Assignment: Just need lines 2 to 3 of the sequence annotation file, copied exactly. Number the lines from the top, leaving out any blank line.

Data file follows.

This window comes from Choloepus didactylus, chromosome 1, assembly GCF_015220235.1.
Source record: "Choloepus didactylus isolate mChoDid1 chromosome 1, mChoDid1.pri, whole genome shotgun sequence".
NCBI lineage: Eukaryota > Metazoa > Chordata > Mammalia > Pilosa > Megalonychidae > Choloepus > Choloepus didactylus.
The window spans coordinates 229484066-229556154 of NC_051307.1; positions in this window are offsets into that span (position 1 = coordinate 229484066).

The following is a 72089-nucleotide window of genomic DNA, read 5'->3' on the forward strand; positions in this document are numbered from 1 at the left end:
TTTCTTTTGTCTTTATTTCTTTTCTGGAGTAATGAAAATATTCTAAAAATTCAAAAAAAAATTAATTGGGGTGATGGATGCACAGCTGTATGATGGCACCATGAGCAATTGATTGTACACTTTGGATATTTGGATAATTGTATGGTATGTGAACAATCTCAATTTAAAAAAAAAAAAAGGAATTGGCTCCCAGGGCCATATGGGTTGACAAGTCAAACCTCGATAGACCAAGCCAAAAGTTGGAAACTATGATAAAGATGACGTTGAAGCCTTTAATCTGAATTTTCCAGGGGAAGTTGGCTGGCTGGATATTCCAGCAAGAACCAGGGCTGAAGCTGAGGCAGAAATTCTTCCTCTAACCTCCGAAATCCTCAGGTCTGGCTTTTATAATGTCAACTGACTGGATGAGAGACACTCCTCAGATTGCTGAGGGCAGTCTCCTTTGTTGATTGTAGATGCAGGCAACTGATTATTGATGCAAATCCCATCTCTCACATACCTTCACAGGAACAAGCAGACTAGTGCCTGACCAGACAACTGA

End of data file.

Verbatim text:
Source record: "Choloepus didactylus isolate mChoDid1 chromosome 1, mChoDid1.pri, whole genome shotgun sequence".
NCBI lineage: Eukaryota > Metazoa > Chordata > Mammalia > Pilosa > Megalonychidae > Choloepus > Choloepus didactylus.